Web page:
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Bed bugs bite

September 22, 2010

They bite, multiply and can be in your bed tonight.
Bed bugs live in cracks and crevices of mattresses, box springs and couches, and they come out to feed at night.
"People realize they've got bed bugs most of the time when they're bitten," said Earl Fulbright, president of Fulbright Pest Control, located on West A Street in Newton. "People will also find small red dots of blood on their bed sheets from
bed bug bites."
Adult bed bugs are about 4-5 millimeters long, flat and oval. They have ridges in their backs and are brown or reddish-brown in color.
According to the North Carolina State University Department of Entomology, the bugs suck blood from their hosts' skin, and bed bugs' saliva often causes an allergic reaction in humans which results in swelling, itching and irritation.
Fulbright Pest Control visits homes where owners believe they have bed bugs, and if bed bugs are present, the company uses a liquid-based treatment to get rid of the pests.
"A property owner going out and trying to take care of it themselves, they're not going to be able to do it," Fulbright said.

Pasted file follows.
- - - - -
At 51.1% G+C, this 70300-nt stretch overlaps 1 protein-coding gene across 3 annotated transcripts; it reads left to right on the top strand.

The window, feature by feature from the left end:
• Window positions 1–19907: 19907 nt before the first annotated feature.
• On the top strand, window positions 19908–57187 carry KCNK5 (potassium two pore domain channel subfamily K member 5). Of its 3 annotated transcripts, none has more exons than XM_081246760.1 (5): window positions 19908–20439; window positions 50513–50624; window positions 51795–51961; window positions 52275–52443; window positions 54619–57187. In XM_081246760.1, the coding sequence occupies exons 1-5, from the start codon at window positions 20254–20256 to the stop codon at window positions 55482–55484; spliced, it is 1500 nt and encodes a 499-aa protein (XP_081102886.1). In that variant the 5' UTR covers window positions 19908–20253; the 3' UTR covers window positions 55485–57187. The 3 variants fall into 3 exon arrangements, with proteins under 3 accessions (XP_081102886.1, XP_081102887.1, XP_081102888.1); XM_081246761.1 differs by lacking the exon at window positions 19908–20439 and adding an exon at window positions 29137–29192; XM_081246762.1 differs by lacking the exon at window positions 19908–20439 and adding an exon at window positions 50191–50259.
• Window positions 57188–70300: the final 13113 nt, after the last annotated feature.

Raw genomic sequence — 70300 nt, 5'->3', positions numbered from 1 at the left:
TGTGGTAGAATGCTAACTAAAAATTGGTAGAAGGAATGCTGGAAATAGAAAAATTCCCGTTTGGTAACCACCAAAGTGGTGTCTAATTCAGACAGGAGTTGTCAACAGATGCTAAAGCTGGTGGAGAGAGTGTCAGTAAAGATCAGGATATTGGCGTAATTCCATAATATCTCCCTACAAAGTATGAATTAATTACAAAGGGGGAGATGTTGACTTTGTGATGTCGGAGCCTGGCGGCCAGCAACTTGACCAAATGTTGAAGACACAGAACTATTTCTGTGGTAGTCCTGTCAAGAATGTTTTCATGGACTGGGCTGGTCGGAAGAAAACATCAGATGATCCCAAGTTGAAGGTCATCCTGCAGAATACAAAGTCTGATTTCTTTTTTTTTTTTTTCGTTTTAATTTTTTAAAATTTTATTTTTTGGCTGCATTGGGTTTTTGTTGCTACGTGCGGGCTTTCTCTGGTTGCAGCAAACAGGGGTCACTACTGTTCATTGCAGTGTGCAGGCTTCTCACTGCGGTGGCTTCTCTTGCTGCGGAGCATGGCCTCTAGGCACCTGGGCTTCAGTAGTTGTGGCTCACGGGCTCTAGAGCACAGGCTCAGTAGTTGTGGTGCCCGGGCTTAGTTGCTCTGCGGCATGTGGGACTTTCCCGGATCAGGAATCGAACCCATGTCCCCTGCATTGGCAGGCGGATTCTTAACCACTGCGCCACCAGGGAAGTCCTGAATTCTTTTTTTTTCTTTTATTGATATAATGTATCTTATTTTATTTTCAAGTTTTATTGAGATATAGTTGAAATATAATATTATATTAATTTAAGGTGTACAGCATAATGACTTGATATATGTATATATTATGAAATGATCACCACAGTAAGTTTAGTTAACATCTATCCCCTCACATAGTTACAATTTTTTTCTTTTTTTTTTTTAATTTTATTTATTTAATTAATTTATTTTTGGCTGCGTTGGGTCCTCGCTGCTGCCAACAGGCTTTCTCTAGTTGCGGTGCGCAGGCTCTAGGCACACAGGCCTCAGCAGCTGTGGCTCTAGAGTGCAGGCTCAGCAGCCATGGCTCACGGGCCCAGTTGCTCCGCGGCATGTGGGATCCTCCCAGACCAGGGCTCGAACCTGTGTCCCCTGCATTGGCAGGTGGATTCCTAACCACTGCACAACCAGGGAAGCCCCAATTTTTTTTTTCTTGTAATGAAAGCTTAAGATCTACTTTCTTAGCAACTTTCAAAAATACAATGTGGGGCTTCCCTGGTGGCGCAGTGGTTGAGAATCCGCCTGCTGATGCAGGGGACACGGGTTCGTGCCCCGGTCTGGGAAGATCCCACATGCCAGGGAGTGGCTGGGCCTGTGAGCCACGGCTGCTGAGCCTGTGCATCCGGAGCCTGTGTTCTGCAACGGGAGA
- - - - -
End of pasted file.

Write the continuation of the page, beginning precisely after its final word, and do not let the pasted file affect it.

Catawba College in Salisbury closed down some of its dormitories earlier this month while exterminators treated beds for a bed bug outbreak.
It takes the presence of just one bug or pest to be considered an infestation.
"If you've got it, you've got an infestation," Fulbright said.
Female bed bugs lay one to five eggs a day, which is an average of about 200 eggs in the bug's lifetime. There is no scientific evidence, however, to suggest that bed bugs transmit diseases, according to the NCSU Department of Entomology.
Fulbright Pest Control received one call about bed bugs last week, but Fulbright said he has seen no evidence to suggest an outbreak in Catawba County.
An infestation can become an outbreak when evidence of bed bugs or other pests are present in public locations, such as schools.
Dr. Glennie Daniels, Catawba County Cooperative Extension family and consumer sciences agent, said more people are aware of bed bugs since the outbreak at Catawba College.
"We've had more calls, yes, and we've had people come in with them," Daniels said.
She first received a call about bed bugs about two to three years ago when a family left their home to stay at a hotel during an ice storm. The family was concerned that they had picked up the bugs during their stay at a hotel.
"Beware of people traveling that may drop suitcases off at your house," Fulbright said.
The bugs can travel from an infested motel room or home, which transfers the infestations to different areas.
"If there wasn't but one bug on (a suitcase or handbag), they can get off," Fulbright said. "All you know is that you've got them."

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